Maya: A native civilization that had very good math, astrology, and farming techniques. They lived in Central America.
Mercantilism: the economic system under imperialism. The Mother Nation (Europe) would take resources from the colonies.
Mesopotamia: (Sumer) a civilization that started near the Tigris and Euphrates rivers in Iraq.
Meiji Restoration: (1865 start) Japan modernized their country by getting guns and ending many traditional practices.
Middle Kingdom: China considered itself the center of the world and controlled how China relates with other countries.
Militarism: when nations increase their military power and try to out do each other.
Milošević, Slobodan: :dictator of Serbia and Yugoslavia. Tried in court for being a war criminal after ordering the killings of civilians.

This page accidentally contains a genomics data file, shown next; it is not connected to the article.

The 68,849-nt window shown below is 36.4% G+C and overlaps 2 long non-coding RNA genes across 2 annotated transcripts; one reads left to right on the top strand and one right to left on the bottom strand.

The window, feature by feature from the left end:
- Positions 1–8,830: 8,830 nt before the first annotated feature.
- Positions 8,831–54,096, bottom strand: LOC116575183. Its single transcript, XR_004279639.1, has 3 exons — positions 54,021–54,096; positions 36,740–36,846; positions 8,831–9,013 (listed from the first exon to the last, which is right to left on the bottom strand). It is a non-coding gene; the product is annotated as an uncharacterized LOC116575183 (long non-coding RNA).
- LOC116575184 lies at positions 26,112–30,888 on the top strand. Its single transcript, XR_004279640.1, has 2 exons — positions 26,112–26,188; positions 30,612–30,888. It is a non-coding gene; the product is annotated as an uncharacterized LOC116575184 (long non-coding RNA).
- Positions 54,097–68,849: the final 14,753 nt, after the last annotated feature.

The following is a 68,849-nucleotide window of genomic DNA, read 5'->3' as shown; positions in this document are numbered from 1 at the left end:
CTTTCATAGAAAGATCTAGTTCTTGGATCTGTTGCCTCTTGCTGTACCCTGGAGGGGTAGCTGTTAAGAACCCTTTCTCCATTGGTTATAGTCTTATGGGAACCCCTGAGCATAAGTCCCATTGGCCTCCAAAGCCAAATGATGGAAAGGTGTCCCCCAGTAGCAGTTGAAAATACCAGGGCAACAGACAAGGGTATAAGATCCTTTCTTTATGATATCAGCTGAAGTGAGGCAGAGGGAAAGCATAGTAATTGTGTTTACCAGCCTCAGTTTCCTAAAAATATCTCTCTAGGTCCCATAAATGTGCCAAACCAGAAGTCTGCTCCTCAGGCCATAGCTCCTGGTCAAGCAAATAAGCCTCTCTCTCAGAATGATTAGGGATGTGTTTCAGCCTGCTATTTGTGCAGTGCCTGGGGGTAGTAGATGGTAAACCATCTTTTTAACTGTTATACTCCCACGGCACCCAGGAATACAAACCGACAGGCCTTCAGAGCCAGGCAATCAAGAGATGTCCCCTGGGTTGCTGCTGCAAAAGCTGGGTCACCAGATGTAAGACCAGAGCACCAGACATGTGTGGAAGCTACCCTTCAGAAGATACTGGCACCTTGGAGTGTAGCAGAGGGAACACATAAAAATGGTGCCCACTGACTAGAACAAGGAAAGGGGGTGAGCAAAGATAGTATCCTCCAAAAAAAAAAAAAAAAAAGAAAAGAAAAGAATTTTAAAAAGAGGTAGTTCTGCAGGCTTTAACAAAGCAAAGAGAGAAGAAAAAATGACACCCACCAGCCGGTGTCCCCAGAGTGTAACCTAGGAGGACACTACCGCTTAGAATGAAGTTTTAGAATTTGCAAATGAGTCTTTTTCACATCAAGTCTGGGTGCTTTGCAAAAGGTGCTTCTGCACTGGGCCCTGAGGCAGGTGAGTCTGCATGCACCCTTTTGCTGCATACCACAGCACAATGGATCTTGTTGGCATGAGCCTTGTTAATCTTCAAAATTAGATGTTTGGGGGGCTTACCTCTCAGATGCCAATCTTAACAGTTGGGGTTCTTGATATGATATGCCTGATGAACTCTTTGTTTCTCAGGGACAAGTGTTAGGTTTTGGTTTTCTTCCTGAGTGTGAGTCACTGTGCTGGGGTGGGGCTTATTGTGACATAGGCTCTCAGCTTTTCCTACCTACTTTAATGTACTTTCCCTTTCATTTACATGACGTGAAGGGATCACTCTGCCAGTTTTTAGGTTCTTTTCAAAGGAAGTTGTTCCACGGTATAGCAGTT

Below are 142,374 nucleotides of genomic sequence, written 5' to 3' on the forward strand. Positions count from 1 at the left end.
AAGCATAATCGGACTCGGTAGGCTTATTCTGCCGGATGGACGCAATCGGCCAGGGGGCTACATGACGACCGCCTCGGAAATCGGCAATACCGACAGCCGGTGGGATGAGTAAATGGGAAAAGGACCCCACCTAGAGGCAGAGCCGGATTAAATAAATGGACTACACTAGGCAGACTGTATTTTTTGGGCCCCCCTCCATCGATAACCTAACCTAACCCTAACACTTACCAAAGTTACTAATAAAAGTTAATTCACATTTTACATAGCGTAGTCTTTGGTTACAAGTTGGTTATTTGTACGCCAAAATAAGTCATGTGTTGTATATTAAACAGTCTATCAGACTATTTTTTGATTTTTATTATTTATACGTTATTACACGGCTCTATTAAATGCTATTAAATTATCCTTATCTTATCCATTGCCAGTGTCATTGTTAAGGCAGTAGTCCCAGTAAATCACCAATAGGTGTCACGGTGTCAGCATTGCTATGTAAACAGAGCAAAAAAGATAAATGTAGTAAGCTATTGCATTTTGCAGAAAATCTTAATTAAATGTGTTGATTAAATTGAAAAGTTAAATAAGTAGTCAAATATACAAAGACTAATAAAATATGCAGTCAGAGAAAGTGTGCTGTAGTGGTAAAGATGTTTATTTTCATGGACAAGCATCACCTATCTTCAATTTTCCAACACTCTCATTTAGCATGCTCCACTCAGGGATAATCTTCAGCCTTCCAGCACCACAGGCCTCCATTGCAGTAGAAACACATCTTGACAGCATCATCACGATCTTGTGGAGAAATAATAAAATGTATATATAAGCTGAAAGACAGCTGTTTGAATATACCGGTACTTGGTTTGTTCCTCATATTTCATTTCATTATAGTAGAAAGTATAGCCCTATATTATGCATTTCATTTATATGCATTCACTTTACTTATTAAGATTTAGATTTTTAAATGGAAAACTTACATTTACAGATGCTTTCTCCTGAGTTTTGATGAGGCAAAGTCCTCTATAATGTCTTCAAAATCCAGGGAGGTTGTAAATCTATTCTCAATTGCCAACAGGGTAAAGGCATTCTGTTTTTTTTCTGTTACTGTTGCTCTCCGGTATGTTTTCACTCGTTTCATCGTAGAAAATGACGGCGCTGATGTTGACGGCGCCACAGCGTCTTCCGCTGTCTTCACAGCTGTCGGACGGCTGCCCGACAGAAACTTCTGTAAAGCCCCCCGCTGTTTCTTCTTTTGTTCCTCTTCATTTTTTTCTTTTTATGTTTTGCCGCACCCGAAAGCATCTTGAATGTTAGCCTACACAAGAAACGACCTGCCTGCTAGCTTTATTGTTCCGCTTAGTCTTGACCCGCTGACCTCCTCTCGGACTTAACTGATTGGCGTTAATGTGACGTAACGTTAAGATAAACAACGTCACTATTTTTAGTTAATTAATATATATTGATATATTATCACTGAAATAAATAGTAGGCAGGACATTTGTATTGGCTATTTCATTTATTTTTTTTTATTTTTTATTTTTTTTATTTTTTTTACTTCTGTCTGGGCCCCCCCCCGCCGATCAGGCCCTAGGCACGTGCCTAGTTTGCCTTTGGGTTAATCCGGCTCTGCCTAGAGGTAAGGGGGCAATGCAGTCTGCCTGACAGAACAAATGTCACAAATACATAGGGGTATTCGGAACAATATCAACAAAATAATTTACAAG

Mixed Economy: an economy that has both capitalist and socialist parts to it.
Modernize: To introduce ideas that are new and to change the old ways of doing things.
Monarchy: A government controlled by a king or queen chosen by birth.
Mongols: Asian barbarians that conquered the largest land empire ever. Leader was Genghis Khan.
Monotheism: The belief in one god.
Montesquieu: Enlightenment thinker that wanted separation of powers in government to keep it from becoming to powerful.
Mussolini, Benito: Fascist dictator leader of Italy during World War II.
Nationalism: the desire of group to have their own nation. The belief that every ethnic group should have their own free country. Also extreme love of your nation.
Native American: any group that was already living in the New World (Americas) BEFORE Columbus